U.S. Fish and Wildlife Service Presents 2006 National Recovery Champion Awards
U.S. Fish and Wildlife Service Director H. Dale Hall today announced the sixteen recipients of the Service’s 2006 National Recovery Champion awards. The Recovery Champion awards recognize outstanding contributions of U.S. Fish and Wildlife Service employees and their partners toward efforts aimed at recovering threatened and endangered species in the United States.
“The Recovery Champion awards not only recognize the exceptional conservation accomplishments of the honorees, they also provide the public with a unique opportunity to learn about endangered species conservation,” said Hall. “These Recovery Champions are extraordinary conservationists dedicated to protecting and restoring our nation’s wildlife and ensuring that future generations of Americans enjoy the natural treasures we experience today.”
The 2006 Recovery Champion honorees’ contributions to the conservation of our natural heritage benefit a broad range of endangered and threatened plants and animals. From manatees to mussels, Service employees and their partners have been working to recover our nation’s most imperiled wildlife. Habitat protection, public awareness campaigns, and the development of cutting-edge technology to achieve captive breeding success are just a few examples of this year’s Recovery Champion honorees’ efforts.
Jim Valade of the Service’s Jacksonville, Florida Ecological Services Field Office is one of two of the Southeast Region’s recipients of 2006 National Recovery Champions Awards. For more than 20 years, Valade has spearheaded manatee recovery efforts, doing everything from establishing interagency partnerships and developing effective regulations to rescuing injured animals from entanglement or watercraft-related injury. He also has performed necropsies on hundreds of animals that succumbed to red tide brevitoxin.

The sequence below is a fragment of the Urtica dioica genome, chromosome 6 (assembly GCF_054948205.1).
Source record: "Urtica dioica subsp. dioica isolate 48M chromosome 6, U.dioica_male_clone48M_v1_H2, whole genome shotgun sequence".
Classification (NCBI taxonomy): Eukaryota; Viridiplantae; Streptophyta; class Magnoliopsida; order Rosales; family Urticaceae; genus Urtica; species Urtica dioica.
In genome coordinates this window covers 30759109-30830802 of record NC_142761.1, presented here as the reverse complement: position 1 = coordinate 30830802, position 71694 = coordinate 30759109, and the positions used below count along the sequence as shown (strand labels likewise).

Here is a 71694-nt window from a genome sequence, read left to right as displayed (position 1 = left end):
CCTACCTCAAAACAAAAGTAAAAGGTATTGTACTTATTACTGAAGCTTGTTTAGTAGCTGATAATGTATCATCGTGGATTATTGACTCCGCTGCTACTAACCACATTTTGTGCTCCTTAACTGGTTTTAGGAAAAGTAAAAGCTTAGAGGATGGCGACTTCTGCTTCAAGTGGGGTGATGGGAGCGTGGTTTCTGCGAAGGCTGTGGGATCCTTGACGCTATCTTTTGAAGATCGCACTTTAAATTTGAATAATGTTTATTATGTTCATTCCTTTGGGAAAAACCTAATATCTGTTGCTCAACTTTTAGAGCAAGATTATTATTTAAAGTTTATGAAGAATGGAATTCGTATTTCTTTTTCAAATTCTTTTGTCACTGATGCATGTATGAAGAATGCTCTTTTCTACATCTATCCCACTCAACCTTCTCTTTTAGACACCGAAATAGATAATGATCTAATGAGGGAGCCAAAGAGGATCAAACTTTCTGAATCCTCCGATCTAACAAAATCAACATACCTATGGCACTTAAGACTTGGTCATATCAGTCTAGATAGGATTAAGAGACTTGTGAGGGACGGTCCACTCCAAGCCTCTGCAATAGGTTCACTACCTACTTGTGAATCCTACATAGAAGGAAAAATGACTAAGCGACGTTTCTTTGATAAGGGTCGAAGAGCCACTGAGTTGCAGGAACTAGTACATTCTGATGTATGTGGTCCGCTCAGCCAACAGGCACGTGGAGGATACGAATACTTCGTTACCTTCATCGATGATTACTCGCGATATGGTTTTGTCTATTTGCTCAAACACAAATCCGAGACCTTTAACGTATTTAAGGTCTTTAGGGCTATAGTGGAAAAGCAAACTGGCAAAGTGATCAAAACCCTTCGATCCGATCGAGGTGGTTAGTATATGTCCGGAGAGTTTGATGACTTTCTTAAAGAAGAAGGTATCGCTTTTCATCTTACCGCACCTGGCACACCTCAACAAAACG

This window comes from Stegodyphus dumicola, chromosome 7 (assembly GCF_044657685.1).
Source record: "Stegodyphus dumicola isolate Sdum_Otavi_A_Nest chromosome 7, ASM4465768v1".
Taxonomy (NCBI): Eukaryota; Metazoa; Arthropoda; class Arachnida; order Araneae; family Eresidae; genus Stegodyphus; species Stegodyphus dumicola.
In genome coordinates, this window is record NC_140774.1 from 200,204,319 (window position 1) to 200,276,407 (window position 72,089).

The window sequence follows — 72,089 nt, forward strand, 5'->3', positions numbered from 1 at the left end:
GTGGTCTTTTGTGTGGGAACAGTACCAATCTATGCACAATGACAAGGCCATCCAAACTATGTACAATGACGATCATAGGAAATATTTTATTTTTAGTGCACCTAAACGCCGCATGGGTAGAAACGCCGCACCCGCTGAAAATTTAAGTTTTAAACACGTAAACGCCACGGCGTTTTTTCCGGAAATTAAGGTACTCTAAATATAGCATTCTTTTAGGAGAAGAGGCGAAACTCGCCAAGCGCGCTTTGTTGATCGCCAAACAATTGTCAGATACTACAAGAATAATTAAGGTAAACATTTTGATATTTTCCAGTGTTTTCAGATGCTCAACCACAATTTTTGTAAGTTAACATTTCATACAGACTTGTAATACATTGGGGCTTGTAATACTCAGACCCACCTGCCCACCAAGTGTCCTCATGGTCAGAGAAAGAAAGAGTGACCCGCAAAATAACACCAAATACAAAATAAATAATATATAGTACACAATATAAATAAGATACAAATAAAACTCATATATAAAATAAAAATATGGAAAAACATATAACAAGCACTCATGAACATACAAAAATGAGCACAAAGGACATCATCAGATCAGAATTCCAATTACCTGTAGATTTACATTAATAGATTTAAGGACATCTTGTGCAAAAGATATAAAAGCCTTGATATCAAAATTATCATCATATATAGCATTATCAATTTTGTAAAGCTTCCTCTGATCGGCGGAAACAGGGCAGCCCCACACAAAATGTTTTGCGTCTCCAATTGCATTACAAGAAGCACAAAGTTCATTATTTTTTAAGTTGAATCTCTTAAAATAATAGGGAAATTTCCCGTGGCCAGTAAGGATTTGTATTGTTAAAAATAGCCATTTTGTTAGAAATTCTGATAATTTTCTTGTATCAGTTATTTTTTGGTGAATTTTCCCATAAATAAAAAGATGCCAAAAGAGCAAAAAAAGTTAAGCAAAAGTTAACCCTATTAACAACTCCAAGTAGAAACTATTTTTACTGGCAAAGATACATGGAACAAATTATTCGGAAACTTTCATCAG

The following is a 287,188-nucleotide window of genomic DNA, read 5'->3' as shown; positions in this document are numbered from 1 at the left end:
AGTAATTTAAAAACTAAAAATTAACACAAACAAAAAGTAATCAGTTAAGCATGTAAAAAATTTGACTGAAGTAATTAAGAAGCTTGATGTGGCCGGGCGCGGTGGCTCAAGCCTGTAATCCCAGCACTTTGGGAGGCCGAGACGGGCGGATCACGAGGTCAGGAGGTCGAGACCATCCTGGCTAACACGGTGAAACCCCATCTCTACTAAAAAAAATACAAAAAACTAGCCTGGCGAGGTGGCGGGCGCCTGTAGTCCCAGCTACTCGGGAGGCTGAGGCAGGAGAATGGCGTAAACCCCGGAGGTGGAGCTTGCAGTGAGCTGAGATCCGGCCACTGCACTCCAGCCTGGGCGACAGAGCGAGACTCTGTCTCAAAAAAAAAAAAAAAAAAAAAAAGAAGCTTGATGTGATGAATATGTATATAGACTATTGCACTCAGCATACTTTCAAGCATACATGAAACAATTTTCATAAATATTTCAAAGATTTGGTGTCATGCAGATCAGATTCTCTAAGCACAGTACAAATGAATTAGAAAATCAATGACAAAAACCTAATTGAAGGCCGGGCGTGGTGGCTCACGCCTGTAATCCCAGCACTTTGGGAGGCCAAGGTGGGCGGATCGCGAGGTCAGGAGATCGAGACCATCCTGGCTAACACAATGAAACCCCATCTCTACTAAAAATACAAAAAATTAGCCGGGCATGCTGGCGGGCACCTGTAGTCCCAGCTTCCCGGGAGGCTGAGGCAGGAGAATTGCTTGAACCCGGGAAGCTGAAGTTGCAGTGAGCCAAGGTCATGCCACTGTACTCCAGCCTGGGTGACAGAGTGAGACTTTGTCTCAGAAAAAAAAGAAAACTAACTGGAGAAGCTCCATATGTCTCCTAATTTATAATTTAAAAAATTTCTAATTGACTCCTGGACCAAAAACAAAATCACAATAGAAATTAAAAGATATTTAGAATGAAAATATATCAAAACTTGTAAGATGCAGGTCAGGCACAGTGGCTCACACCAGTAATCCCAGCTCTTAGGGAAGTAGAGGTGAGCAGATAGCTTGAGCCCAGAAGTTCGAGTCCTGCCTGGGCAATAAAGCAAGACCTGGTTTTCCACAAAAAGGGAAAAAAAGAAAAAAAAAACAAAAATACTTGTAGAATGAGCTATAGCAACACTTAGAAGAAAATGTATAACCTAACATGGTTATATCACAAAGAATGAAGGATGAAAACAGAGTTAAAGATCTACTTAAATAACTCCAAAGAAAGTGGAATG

In 2005, Valade received an award for his partnership efforts with the U.S. Geological Survey. Valade also serves as the Recovery Liaison to the Manatee Recovery and Implementation Team’s Steering Committee, and is Co-Chair of the Protection Working Group and the Warm Water Task Force. He is actively involved in the Manatee Population Status Working Group and the State of Florida’s Springs Task Force.
Steve Seiber, Chief of Natural Resources at Eglin Air Force Base (Eglin) in Florida has championed recovery efforts for the Okaloosa darter, federally listed as endangered. For his achievements and his long-standing, dedicated partnership with the Service, he earns a 2006 National Recovery Champions Award. Most of this darter’s range is within the boundaries of Eglin Air Force Base. Seiber has forged partnerships with private, state, and federal agencies, helped establish new approaches to habitat management, and integrated watershed management into military activities. For example, the six darter drainages comprise 24 percent of the Eglin reservation. In recent years, Eglin’s Natural Resources Management Branch has received about $1.3 million annually to restore highly erosional areas on the base, of which $715,000 has gone to the darter drainages. Eglin’s management efforts have translated into population gains for the species. The darter persists in all six basins with at least 1,200 mature individuals, and substantial increasing trends are evident in the two largest basins, Turkey Creek and Rocky Creek. The Service estimates that the range wide darter population exceeds 200,000.
“Thanks to the tireless efforts of Jim Valade and Steve Seiber,
two critically endangered species, the manatee and the Okaloosa darter,
are progressing toward recovery,” said Sam D. Hamilton, Southeast
Regional Director. “They both are receiving 2006 National Recovery
Champions Awards, but their efforts are ongoing and are not confined
to one year. We recognize their dedicated leadership for each year they
have served. Both men have been aiding their species for 20 years or
The U.S. Fish and Wildlife Service is the principal Federal agency responsible for conserving, protecting and enhancing fish, wildlife and plants and their habitats for the continuing benefit of the American people. The Service manages the 95-million-acre National Wildlife Refuge System, which encompasses 545 national wildlife refuges, thousands of small wetlands and other special management areas. It also operates 69 national fish hatcheries, 64 fishery resources offices, and 81 ecological services field stations. The agency enforces Federal wildlife laws, administers the Endangered Species Act, manages migratory bird populations, restores nationally significant fisheries, conserves and restores wildlife habitat such as wetlands, and helps foreign and Native American Tribal governments with their conservation efforts. It also oversees the Federal Assistance program, which distributes hundreds of millions of dollars in excise taxes on fishing and hunting equipment to State fish and wildlife agencies.
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